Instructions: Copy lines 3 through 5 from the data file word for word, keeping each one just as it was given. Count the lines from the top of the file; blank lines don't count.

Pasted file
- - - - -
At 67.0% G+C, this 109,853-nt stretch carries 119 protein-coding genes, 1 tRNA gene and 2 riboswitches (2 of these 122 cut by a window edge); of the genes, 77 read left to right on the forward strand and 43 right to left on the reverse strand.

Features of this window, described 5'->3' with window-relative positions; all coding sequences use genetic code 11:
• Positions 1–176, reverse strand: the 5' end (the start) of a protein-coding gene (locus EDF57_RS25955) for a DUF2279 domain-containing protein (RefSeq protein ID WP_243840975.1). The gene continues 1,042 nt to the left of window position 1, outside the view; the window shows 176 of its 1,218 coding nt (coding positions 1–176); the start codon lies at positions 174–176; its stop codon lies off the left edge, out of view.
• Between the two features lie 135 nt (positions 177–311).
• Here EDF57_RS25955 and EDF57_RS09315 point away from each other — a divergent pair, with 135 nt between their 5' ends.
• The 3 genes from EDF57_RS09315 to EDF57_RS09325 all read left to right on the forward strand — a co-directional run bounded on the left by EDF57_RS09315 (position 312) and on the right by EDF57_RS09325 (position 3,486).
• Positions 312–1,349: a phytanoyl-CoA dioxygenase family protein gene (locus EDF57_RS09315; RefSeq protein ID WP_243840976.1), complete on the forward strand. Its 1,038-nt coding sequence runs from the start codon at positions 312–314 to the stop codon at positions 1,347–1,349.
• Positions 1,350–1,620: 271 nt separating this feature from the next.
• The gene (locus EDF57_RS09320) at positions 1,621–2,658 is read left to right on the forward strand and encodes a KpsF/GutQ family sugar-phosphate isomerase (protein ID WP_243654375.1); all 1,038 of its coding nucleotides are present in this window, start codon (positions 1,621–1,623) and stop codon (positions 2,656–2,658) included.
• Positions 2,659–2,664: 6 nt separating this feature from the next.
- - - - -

• Positions 1–176, reverse strand: the 5' end (the start) of a protein-coding gene (locus EDF57_RS25955) for a DUF2279 domain-containing protein (RefSeq protein ID WP_243840975.1). The gene continues 1,042 nt to the left of window position 1, outside the view; the window shows 176 of its 1,218 coding nt (coding positions 1–176); the start codon lies at positions 174–176; its stop codon lies off the left edge, out of view.
• Between the two features lie 135 nt (positions 177–311).
• Here EDF57_RS25955 and EDF57_RS09315 point away from each other — a divergent pair, with 135 nt between their 5' ends.